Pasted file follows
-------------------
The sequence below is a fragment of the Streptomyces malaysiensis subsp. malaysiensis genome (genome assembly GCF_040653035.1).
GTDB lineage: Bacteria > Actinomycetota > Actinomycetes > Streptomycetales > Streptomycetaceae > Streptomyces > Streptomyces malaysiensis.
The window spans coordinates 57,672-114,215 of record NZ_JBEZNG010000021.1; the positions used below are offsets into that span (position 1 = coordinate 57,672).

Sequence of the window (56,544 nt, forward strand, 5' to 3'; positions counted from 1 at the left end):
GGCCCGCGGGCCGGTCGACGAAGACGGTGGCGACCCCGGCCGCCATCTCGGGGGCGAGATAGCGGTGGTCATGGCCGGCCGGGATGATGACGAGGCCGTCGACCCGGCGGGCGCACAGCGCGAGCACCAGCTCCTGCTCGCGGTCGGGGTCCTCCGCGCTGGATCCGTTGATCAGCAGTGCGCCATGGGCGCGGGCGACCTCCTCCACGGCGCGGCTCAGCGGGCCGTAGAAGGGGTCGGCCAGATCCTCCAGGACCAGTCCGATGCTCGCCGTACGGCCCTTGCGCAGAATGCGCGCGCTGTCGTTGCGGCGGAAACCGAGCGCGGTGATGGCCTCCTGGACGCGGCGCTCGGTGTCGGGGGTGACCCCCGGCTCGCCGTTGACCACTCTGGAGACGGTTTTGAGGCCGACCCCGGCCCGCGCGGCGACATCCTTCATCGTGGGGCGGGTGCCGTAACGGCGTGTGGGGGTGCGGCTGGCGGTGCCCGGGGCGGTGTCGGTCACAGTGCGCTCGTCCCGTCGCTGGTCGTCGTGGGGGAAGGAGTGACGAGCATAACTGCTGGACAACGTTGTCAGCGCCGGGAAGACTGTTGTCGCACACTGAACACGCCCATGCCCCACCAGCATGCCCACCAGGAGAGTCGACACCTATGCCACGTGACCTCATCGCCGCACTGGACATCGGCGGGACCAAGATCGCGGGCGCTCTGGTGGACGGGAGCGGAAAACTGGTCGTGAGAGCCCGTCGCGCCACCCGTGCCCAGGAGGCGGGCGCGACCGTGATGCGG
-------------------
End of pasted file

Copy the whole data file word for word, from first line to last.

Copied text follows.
The sequence below is a fragment of the Streptomyces malaysiensis subsp. malaysiensis genome (genome assembly GCF_040653035.1).
GTDB lineage: Bacteria > Actinomycetota > Actinomycetes > Streptomycetales > Streptomycetaceae > Streptomyces > Streptomyces malaysiensis.
The window spans coordinates 57,672-114,215 of record NZ_JBEZNG010000021.1; the positions used below are offsets into that span (position 1 = coordinate 57,672).

Sequence of the window (56,544 nt, forward strand, 5' to 3'; positions counted from 1 at the left end):
GGCCCGCGGGCCGGTCGACGAAGACGGTGGCGACCCCGGCCGCCATCTCGGGGGCGAGATAGCGGTGGTCATGGCCGGCCGGGATGATGACGAGGCCGTCGACCCGGCGGGCGCACAGCGCGAGCACCAGCTCCTGCTCGCGGTCGGGGTCCTCCGCGCTGGATCCGTTGATCAGCAGTGCGCCATGGGCGCGGGCGACCTCCTCCACGGCGCGGCTCAGCGGGCCGTAGAAGGGGTCGGCCAGATCCTCCAGGACCAGTCCGATGCTCGCCGTACGGCCCTTGCGCAGAATGCGCGCGCTGTCGTTGCGGCGGAAACCGAGCGCGGTGATGGCCTCCTGGACGCGGCGCTCGGTGTCGGGGGTGACCCCCGGCTCGCCGTTGACCACTCTGGAGACGGTTTTGAGGCCGACCCCGGCCCGCGCGGCGACATCCTTCATCGTGGGGCGGGTGCCGTAACGGCGTGTGGGGGTGCGGCTGGCGGTGCCCGGGGCGGTGTCGGTCACAGTGCGCTCGTCCCGTCGCTGGTCGTCGTGGGGGAAGGAGTGACGAGCATAACTGCTGGACAACGTTGTCAGCGCCGGGAAGACTGTTGTCGCACACTGAACACGCCCATGCCCCACCAGCATGCCCACCAGGAGAGTCGACACCTATGCCACGTGACCTCATCGCCGCACTGGACATCGGCGGGACCAAGATCGCGGGCGCTCTGGTGGACGGGAGCGGAAAACTGGTCGTGAGAGCCCGTCGCGCCACCCGTGCCCAGGAGGCGGGCGCGACCGTGATGCGG